I’ve always considered myself open-minded, tolerant, accepting, able to observe the world around me. Self-reflecting, more or less objective in perceiving the world around me. Trustworthy, direct, true. I’ve got a bit of an ego, I admit. I’m self-confident. An extrovert, most of the times. An exhibitionist, sometimes. I like to think of myself as a fighter for the weak, a fighter for good.
Yet I have failed to fight quite a few times in my life. One still very vivid instance took place in my first year in Munich. When I came to study in Munich in 2001, needed someone to pledge for me, guaranteeing that they would pay for my expenses. I knew a nice Romanian-German family who decided to help me with these formalities. I remember us waiting for our turn in the civil office, when suddenly the wife asked:
“Do you also have something like this at the university?”
At first I didn’t know what she meant, but then I saw her gaze. It pointed at a black man also waiting for his turn.
I was shocked. I hadn’t witnessed this kind of racism before, where a black person was reduced to some thing. I didn’t know what to say. So I said nothing, also because I was afraid to risk losing their help and having to return to Romania.
It was the last time I saw those seemingly nice people who’d been so generous to me and so blatantly racist to a stranger. I talked to them on the phone a few times after that incident, and then just stopped contacting them.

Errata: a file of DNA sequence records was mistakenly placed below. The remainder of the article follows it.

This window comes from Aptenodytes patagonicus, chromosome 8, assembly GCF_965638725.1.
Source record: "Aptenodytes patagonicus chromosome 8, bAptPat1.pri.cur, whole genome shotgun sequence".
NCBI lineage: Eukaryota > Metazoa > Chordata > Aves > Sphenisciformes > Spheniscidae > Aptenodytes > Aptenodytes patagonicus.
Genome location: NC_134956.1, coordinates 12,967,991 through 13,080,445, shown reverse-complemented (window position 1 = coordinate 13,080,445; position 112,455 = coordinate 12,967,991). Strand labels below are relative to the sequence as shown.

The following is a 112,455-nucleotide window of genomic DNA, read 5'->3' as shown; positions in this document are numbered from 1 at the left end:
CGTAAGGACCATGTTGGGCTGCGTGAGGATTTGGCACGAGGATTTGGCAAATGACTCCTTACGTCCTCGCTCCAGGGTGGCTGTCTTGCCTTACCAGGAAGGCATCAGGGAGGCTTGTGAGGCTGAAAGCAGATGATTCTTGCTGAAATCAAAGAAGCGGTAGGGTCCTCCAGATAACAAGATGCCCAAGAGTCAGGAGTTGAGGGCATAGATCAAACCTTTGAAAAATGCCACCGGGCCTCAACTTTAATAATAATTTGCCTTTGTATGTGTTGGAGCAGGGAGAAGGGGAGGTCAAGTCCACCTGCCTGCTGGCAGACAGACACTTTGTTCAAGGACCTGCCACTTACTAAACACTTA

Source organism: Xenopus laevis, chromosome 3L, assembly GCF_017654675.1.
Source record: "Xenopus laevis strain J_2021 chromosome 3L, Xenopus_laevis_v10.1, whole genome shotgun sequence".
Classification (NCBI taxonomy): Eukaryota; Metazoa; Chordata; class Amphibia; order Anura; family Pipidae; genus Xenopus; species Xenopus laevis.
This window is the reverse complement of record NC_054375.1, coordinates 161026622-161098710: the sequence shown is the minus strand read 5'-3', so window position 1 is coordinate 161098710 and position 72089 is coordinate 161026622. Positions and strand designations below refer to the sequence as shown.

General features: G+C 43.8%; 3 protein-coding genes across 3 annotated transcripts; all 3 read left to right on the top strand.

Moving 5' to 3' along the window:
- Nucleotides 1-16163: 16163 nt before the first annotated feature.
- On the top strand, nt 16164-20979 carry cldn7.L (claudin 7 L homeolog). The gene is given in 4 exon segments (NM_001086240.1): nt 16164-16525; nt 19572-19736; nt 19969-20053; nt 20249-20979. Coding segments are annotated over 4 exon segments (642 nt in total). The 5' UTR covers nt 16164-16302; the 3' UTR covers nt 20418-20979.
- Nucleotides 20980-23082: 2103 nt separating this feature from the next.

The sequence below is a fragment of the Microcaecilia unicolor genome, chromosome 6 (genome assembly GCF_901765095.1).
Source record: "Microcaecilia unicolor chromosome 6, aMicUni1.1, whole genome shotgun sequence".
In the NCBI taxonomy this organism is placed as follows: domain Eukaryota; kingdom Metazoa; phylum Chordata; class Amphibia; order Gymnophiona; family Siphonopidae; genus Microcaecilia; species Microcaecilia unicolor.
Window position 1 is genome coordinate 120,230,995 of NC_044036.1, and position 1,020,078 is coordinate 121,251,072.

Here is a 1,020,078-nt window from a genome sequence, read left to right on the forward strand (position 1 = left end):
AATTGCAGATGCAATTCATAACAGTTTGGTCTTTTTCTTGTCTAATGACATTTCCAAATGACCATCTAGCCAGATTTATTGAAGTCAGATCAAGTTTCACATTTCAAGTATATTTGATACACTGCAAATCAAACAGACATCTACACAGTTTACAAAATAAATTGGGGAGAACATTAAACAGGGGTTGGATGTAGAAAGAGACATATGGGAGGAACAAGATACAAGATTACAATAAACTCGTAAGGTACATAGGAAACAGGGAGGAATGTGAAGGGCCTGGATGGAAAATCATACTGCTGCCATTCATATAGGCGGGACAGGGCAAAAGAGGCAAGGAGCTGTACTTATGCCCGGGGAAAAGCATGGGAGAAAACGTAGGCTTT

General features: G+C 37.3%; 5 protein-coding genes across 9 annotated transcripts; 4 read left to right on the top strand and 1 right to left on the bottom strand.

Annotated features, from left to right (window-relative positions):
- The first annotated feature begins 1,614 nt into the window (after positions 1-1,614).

I’m writing this because I know many of us have been in a situation when they silently condemned other people’s racist remarks, but have failed to say or do something about it. I’m writing this because now is actually the best time to become vocal about it, to confront those who feel ill at ease when the topic arises. Change is possible. Change is imminent, actually, so there’s no need to postpone it.
Martin Luther King Jr. is the best example for what peaceful protest paired with decisive challenge of the status quo can achieve. One man, one leader, managed to mobilize millions and brought along significant change through non-violent activism. It was his father who taught him the power of peaceful protest, although as an adolescent King resented white people for constantly humiliating him, his family and his community. Still as a Christian he knew he had to love all people, no matter how they wronged him.
Martin Luther King entered college at the age of 15 and graduated at 19. Although he didn’t agree with parts of his religion, he became a minister in order to transform the church into a place of reason, of ideas and of social protest. He assumed his role as a leader during the Montgomery bus boycott, which lasted over a year and ended segregation on all public busses in Montgomery. King became the most important spokesperson for the Civil Rights Movement and its best known leader.
Nonviolent protests continued long after the Montgomery bus boycott and many laws were changed and also new laws were passed as a result of the Civil Rights Movement. But segregation is still a thing, not just in America. It might not look that way, but any act of judgement or violence against another person solely on the account of their skin color or so-called “race” stands to prove it. That’s why we will continue to post black portraits in the following weeks, because we are all in this fight for the long run.